Drexler an ideal choice to promote China Basketball Challenge

PUBLISHED : Sunday, 16 July, 2006, 12:00am
UPDATED : Sunday, 16 July, 2006, 12:00am

You only have to watch Clyde Drexler walk into the room to be reminded what his basketball career was all about.

He doesn't walk so much as saunters, bringing to mind immediately why - in 16 years as a National Basketball Association professional - they called Clyde, simply, 'The Glide'.

Even from thousands of miles away, anyone lucky enough to have seen broadcasts of Drexler in his heyday would have been immediately struck by how easy he made it look, despite the fact he was playing in the toughest league in the world.

In a storied career that took him from college immortality as part of the University of Houston's Phi Slamma Jamma teams, through 12 years as a guard with the Portland Trail Blazers and eventually back home to Houston, where he iced his career with a championship in 1995, Drexler's grace and style elevated him into the basketball pantheon.

He was an NBA All-Star 10 times, took his place alongside Michael Jordon and Magic Johnson in the United States' fabled Olympic Dream Team of 1992, and was honoured by the NBA as one of the 50 greatest ever players in 1996.

On this particular day, he's in Guangzhou to help promote the China Basketball Challenge - which pits China, the US and Brazil against each other over the nights of August 7 and 8 - and the mainland media has fixed him in the spotlight. But Drexler appears relaxed, carefree even, as his message is taken out to an audience of millions.

He seems to have taken all the glory, all the accolades, in his long, loping stride.

'For me the greatest individual achievement of my career was simply being out there on the court,' says the 44-year-old after being ushered away from the din and into a private room at the Royal Mediterranean Hotel.

'I just loved playing the game - everything else was a bonus. To be able to go out there and play the game you love every night, well it just doesn't get any better than that. I still count my blessings every single day.'

It's fitting that USA Basketball and its Chinese counterpart have called on Drexler to help promote this event. When pressed, he rates playing for his country in Barcelona in '92 as the highlight of his playing days.

'I don't think anyone can really understand what it meant to us, playing for your country,' he says. 'And our practice scrimmages, man, they were unbelievable. You had these legends of the games - your Jordans, your Magics - going at it everyday and not giving an inch. It really was something else.

'Playing the real games was nothing on those sessions, I mean we were winning by about 40 points on average in the Olympic competition. Those games were over at half-time - it was like playing your little brother. But when it came time to practise, man, we went at each other.''

Which goes some way towards explaining why Drexler is left scratching his smooth head when it comes to finding an explanation as to why the current NBA stars - up until now - have seemed reluctant to wear their national colours.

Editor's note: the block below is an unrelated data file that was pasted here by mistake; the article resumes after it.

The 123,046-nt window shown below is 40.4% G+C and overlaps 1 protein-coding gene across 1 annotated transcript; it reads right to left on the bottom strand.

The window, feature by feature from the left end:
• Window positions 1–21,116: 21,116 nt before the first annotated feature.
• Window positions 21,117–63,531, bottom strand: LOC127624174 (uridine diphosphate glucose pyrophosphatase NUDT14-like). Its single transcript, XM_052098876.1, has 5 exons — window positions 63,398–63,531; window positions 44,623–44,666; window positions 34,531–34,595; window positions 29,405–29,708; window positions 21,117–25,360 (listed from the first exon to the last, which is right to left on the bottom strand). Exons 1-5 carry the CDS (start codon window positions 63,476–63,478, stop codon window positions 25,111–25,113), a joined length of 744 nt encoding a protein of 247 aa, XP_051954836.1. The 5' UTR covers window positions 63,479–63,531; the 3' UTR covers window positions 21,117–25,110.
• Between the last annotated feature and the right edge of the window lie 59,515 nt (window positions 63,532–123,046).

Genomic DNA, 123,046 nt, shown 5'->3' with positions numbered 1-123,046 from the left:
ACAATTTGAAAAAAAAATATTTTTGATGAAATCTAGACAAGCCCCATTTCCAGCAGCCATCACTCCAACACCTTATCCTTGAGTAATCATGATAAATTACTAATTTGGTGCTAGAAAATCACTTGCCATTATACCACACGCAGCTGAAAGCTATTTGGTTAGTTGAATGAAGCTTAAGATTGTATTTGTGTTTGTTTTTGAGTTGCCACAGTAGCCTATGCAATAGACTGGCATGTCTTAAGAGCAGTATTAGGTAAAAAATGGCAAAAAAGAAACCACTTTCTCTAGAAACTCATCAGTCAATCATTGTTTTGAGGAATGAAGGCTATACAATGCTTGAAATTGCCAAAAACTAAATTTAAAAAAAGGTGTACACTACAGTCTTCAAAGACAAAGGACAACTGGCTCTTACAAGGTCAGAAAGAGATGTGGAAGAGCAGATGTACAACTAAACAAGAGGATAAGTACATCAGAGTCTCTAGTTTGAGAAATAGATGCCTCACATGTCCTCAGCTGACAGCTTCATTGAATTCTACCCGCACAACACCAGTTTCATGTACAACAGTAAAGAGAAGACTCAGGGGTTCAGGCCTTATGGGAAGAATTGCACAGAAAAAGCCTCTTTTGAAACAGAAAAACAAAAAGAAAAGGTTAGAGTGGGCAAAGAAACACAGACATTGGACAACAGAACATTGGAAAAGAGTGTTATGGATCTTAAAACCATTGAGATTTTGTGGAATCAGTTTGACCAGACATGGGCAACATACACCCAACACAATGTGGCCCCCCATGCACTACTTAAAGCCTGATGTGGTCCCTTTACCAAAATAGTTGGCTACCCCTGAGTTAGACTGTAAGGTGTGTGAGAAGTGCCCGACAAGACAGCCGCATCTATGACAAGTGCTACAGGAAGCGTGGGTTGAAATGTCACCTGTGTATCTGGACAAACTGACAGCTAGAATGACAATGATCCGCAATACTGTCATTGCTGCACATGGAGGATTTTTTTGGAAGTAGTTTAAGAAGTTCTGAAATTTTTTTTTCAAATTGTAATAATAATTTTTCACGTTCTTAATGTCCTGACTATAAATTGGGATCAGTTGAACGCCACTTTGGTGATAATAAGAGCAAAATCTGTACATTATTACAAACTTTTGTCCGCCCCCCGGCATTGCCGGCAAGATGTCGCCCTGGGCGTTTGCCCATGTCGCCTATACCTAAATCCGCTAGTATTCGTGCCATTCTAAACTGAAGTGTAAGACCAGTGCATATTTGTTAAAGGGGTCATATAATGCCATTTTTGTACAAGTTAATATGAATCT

It's a situation that saw them struggle to third place at the last Olympics in Athens in 2004 despite the fact the collective salaries of the talent involved could go a long way towards solving the national debt problems of many of the nations they faced.

'Yeah, to tell the truth. I find it hard to explain,' he says. 'I know they have a short break between seasons and have other things to do but it's a chance to go to the Olympics, to represent your country. That chance really meant so much to us back in '92.

'But the squad we have now - LeBron James, Dwayne Wade - who was unstoppable in the finals this year [for the Miami Heat] - and Kobe Bryant, they have committed to the squad through to Beijing [the 2008 Olympics], so things are looking good.'

Since retiring at the end of the 97-98 season, Drexler has been able to do the things he missed most in his playing days - spending time with his wife and three children and getting his golf handicap down to two.

'Nothing really prepares you for the NBA - the parties the money, and the women - but when I got in I was playing alongside people like Moses Malone. So they kept your feet on the ground,' he says. 'And I was able to leave on my own terms.

'To come back to Houston and play with Hakeem [Olajuwon, who he had played with at college] and then win a title, it was like a movie, like a dream.

'Fifteen odd seasons is a lot when you are banging the boards like I did, you know, playing the high-calibre style of game and flying all over the place. But I knew when it was time to end. These days I work for Houston with their TV broadcasts so I get to see all the games, but I keep my competitiveness for the golf course.'

Drexler also has business interests on the mainland, thanks to a contract with a brand of sporting goods. So he has seen first hand the growth of the sport. And he likes what he is seeing.

'At Houston I get to watch Yao Ming all the time and you have to be impressed,' he says. 'He has become, in my opinion, the best centre in the league.

'The real test for China now is to get their guards playing up to the standard of the big guy. If they do, then the team will be the real deal.'